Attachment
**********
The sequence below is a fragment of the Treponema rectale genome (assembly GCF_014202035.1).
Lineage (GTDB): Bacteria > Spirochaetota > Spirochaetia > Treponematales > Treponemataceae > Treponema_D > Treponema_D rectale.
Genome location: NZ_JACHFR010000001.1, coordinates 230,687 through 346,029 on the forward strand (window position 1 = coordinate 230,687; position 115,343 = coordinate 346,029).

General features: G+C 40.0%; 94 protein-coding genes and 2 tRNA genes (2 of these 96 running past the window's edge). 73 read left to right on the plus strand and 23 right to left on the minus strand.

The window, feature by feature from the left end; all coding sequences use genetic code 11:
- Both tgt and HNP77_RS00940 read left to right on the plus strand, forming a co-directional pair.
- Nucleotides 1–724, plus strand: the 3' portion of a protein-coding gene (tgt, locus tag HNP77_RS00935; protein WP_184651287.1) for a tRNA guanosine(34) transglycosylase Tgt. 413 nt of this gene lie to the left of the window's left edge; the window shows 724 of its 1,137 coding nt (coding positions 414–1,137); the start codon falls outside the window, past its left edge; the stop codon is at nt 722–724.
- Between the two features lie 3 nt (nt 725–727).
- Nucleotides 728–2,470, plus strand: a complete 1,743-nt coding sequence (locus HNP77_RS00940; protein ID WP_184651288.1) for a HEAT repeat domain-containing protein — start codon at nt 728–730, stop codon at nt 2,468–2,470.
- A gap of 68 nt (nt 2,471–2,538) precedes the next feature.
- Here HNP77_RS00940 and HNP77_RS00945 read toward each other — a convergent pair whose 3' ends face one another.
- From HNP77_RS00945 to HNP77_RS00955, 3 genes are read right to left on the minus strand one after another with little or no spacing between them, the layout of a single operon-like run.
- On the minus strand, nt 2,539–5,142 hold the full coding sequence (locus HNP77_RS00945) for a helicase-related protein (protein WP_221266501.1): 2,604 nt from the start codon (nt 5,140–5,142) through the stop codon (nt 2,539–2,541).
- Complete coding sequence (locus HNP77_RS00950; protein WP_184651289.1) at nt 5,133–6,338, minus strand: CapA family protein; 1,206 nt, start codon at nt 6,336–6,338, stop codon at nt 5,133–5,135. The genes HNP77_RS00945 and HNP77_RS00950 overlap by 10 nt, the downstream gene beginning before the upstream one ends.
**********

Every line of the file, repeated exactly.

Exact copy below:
The sequence below is a fragment of the Treponema rectale genome (assembly GCF_014202035.1).
Lineage (GTDB): Bacteria > Spirochaetota > Spirochaetia > Treponematales > Treponemataceae > Treponema_D > Treponema_D rectale.
Genome location: NZ_JACHFR010000001.1, coordinates 230,687 through 346,029 on the forward strand (window position 1 = coordinate 230,687; position 115,343 = coordinate 346,029).

General features: G+C 40.0%; 94 protein-coding genes and 2 tRNA genes (2 of these 96 running past the window's edge). 73 read left to right on the plus strand and 23 right to left on the minus strand.

The window, feature by feature from the left end; all coding sequences use genetic code 11:
- Both tgt and HNP77_RS00940 read left to right on the plus strand, forming a co-directional pair.
- Nucleotides 1–724, plus strand: the 3' portion of a protein-coding gene (tgt, locus tag HNP77_RS00935; protein WP_184651287.1) for a tRNA guanosine(34) transglycosylase Tgt. 413 nt of this gene lie to the left of the window's left edge; the window shows 724 of its 1,137 coding nt (coding positions 414–1,137); the start codon falls outside the window, past its left edge; the stop codon is at nt 722–724.
- Between the two features lie 3 nt (nt 725–727).
- Nucleotides 728–2,470, plus strand: a complete 1,743-nt coding sequence (locus HNP77_RS00940; protein ID WP_184651288.1) for a HEAT repeat domain-containing protein — start codon at nt 728–730, stop codon at nt 2,468–2,470.
- A gap of 68 nt (nt 2,471–2,538) precedes the next feature.
- Here HNP77_RS00940 and HNP77_RS00945 read toward each other — a convergent pair whose 3' ends face one another.
- From HNP77_RS00945 to HNP77_RS00955, 3 genes are read right to left on the minus strand one after another with little or no spacing between them, the layout of a single operon-like run.
- On the minus strand, nt 2,539–5,142 hold the full coding sequence (locus HNP77_RS00945) for a helicase-related protein (protein WP_221266501.1): 2,604 nt from the start codon (nt 5,140–5,142) through the stop codon (nt 2,539–2,541).
- Complete coding sequence (locus HNP77_RS00950; protein WP_184651289.1) at nt 5,133–6,338, minus strand: CapA family protein; 1,206 nt, start codon at nt 6,336–6,338, stop codon at nt 5,133–5,135. The genes HNP77_RS00945 and HNP77_RS00950 overlap by 10 nt, the downstream gene beginning before the upstream one ends.